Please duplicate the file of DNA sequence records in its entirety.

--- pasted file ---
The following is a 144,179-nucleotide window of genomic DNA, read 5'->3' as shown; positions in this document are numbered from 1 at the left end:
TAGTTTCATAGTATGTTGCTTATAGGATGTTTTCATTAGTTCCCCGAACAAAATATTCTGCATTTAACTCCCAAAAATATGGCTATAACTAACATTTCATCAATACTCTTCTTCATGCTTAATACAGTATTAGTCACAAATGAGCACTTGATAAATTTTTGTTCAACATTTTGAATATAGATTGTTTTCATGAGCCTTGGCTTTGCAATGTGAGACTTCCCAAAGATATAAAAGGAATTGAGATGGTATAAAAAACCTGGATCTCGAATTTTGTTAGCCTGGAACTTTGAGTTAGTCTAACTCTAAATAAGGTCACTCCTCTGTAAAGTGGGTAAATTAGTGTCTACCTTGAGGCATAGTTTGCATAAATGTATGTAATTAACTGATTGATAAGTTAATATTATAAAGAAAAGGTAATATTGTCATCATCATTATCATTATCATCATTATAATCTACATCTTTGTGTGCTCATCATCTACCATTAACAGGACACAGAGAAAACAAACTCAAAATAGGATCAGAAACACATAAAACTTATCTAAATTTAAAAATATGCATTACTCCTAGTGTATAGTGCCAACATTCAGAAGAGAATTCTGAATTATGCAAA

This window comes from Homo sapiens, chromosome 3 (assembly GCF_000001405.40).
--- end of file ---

The following is a 144,179-nucleotide window of genomic DNA, read 5'->3' as shown; positions in this document are numbered from 1 at the left end:
TAGTTTCATAGTATGTTGCTTATAGGATGTTTTCATTAGTTCCCCGAACAAAATATTCTGCATTTAACTCCCAAAAATATGGCTATAACTAACATTTCATCAATACTCTTCTTCATGCTTAATACAGTATTAGTCACAAATGAGCACTTGATAAATTTTTGTTCAACATTTTGAATATAGATTGTTTTCATGAGCCTTGGCTTTGCAATGTGAGACTTCCCAAAGATATAAAAGGAATTGAGATGGTATAAAAAACCTGGATCTCGAATTTTGTTAGCCTGGAACTTTGAGTTAGTCTAACTCTAAATAAGGTCACTCCTCTGTAAAGTGGGTAAATTAGTGTCTACCTTGAGGCATAGTTTGCATAAATGTATGTAATTAACTGATTGATAAGTTAATATTATAAAGAAAAGGTAATATTGTCATCATCATTATCATTATCATCATTATAATCTACATCTTTGTGTGCTCATCATCTACCATTAACAGGACACAGAGAAAACAAACTCAAAATAGGATCAGAAACACATAAAACTTATCTAAATTTAAAAATATGCATTACTCCTAGTGTATAGTGCCAACATTCAGAAGAGAATTCTGAATTATGCAAA

This window comes from Homo sapiens, chromosome 3 (assembly GCF_000001405.40).